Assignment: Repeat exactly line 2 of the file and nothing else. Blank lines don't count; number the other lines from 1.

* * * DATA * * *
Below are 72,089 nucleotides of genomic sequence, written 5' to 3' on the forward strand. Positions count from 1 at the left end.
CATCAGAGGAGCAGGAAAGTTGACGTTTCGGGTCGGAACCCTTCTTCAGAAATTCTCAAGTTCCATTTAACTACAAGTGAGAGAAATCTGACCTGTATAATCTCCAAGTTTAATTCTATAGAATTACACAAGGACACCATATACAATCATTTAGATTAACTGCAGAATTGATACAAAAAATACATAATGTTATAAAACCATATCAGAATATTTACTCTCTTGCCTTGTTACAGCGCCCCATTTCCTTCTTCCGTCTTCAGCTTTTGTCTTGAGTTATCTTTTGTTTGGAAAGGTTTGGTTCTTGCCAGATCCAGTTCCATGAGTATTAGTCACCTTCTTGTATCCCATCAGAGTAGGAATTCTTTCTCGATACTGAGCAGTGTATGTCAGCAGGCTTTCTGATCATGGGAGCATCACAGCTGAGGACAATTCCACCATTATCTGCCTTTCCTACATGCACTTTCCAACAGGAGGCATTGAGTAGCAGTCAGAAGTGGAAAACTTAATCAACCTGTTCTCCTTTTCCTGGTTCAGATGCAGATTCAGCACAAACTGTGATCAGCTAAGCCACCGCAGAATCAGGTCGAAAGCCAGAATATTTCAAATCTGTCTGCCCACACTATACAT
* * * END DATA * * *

CATCAGAGGAGCAGGAAAGTTGACGTTTCGGGTCGGAACCCTTCTTCAGAAATTCTCAAGTTCCATTTAACTACAAGTGAGAGAAATCTGACCTGTATAATCTCCAAGTTTAATTCTATAGAATTACACAAGGACACCATATACAATCATTTAGATTAACTGCAGAATTGATACAAAAAATACATAATGTTATAAAACCATATCAGAATATTTACTCTCTTGCCTTGTTACAGCGCCCCATTTCCTTCTTCCGTCTTCAGCTTTTGTCTTGAGTTATCTTTTGTTTGGAAAGGTTTGGTTCTTGCCAGATCCAGTTCCATGAGTATTAGTCACCTTCTTGTATCCCATCAGAGTAGGAATTCTTTCTCGATACTGAGCAGTGTATGTCAGCAGGCTTTCTGATCATGGGAGCATCACAGCTGAGGACAATTCCACCATTATCTGCCTTTCCTACATGCACTTTCCAACAGGAGGCATTGAGTAGCAGTCAGAAGTGGAAAACTTAATCAACCTGTTCTCCTTTTCCTGGTTCAGATGCAGATTCAGCACAAACTGTGATCAGCTAAGCCACCGCAGAATCAGGTCGAAAGCCAGAATATTTCAAATCTGTCTGCCCACACTATACAT